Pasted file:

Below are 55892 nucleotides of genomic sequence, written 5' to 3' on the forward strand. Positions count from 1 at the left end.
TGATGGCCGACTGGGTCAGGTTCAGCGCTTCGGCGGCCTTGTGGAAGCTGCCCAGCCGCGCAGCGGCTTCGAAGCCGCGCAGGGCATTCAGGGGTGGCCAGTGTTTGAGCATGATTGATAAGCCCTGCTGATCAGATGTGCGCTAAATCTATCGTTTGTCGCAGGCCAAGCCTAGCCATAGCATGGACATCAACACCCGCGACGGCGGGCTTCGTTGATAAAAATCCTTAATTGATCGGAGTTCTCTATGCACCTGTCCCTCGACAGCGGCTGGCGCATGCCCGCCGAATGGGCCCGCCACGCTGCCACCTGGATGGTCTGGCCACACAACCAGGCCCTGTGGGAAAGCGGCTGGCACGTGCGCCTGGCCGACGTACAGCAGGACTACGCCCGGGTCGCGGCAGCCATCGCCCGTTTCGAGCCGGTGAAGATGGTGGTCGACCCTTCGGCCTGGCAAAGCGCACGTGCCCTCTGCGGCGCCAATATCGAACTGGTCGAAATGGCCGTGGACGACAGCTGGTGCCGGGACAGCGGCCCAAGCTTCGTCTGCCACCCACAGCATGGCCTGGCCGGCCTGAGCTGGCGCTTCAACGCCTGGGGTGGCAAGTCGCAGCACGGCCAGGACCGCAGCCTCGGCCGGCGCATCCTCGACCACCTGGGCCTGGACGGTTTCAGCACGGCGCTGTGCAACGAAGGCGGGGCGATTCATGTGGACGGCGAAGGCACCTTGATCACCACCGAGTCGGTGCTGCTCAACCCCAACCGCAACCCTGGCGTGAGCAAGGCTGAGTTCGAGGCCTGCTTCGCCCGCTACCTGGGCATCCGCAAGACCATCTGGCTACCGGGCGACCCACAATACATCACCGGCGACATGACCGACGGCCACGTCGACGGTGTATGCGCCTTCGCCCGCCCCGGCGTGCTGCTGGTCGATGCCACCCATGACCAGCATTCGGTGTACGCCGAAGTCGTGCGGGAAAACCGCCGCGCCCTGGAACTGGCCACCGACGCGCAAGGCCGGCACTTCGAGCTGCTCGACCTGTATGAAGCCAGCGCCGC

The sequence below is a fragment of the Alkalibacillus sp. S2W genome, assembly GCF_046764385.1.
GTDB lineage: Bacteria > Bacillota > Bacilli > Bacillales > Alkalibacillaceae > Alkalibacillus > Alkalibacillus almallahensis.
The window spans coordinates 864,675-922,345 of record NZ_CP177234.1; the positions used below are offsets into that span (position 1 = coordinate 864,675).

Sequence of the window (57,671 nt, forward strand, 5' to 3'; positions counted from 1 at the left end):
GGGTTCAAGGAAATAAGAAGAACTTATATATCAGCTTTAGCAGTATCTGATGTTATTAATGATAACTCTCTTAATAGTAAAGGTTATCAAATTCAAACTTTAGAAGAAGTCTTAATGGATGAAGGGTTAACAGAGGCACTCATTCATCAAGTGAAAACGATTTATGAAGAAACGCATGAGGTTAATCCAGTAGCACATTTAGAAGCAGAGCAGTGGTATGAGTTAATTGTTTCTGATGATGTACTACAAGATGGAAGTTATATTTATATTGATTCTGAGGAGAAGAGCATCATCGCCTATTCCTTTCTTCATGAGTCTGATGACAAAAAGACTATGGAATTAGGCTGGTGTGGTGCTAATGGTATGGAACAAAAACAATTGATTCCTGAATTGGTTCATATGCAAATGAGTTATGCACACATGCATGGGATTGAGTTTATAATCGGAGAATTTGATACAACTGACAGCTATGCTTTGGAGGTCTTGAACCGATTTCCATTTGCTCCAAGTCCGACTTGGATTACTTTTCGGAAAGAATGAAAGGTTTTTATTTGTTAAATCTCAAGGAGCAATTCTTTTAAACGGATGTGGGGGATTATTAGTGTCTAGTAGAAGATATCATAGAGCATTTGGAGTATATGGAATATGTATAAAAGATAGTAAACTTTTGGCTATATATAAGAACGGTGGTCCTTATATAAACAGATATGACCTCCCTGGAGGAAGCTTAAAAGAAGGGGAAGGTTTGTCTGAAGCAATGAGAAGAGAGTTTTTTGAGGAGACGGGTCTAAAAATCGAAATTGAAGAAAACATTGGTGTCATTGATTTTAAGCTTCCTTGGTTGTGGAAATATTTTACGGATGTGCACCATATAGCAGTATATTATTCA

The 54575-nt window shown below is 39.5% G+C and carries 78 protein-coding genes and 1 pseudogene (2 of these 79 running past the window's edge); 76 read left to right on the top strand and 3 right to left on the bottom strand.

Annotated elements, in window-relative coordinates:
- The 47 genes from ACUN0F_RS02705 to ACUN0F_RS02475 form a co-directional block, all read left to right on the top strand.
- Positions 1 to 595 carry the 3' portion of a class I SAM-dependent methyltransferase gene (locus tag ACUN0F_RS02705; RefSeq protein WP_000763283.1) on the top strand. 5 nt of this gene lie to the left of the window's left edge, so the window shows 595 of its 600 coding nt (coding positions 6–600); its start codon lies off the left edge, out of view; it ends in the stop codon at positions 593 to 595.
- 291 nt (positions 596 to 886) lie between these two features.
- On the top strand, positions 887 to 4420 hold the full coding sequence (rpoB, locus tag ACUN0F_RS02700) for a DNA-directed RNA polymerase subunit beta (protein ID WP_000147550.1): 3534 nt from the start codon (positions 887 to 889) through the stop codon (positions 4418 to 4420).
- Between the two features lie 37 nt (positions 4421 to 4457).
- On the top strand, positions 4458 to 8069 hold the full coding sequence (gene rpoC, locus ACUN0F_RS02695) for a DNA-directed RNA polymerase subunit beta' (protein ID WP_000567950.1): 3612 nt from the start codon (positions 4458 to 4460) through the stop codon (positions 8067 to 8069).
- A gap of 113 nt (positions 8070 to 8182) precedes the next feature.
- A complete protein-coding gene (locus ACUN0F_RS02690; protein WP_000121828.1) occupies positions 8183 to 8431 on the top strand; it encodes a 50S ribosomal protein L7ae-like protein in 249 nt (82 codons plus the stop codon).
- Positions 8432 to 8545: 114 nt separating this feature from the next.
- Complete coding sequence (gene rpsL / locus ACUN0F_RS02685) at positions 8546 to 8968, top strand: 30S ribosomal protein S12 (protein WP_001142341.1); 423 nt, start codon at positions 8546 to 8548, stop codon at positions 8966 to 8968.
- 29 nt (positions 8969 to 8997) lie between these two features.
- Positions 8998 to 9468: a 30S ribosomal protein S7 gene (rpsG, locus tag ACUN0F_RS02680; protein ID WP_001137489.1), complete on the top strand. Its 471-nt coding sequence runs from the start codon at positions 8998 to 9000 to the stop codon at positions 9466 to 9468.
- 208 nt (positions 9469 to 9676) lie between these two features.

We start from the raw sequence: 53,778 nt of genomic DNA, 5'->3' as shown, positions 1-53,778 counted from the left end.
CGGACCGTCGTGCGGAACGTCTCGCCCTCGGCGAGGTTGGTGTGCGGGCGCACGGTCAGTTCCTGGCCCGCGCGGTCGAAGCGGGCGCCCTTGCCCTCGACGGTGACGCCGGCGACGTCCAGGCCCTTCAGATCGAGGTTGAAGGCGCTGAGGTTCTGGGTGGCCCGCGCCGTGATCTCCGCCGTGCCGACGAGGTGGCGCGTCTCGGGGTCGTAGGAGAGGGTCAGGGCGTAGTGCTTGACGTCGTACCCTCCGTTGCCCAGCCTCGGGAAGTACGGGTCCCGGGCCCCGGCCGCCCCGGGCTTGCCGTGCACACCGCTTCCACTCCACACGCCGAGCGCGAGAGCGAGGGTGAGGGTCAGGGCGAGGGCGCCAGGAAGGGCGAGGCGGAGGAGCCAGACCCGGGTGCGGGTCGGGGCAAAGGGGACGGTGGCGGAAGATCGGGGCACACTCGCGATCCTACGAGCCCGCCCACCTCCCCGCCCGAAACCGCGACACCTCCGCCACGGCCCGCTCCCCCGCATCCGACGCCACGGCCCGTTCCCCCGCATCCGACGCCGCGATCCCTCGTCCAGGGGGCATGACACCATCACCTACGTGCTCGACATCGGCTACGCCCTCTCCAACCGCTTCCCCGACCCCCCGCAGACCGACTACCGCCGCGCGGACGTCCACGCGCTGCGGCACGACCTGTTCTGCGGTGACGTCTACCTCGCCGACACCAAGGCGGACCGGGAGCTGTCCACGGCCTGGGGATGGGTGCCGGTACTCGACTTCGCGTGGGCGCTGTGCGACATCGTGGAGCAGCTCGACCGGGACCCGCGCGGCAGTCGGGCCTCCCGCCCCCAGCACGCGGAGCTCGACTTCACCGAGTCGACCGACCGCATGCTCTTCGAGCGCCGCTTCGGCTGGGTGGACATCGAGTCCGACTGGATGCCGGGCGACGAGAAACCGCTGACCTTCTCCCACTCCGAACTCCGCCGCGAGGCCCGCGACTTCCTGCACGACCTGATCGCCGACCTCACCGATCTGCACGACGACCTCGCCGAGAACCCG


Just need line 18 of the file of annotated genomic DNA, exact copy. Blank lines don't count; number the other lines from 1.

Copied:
- Positions 8432 to 8545: 114 nt separating this feature from the next.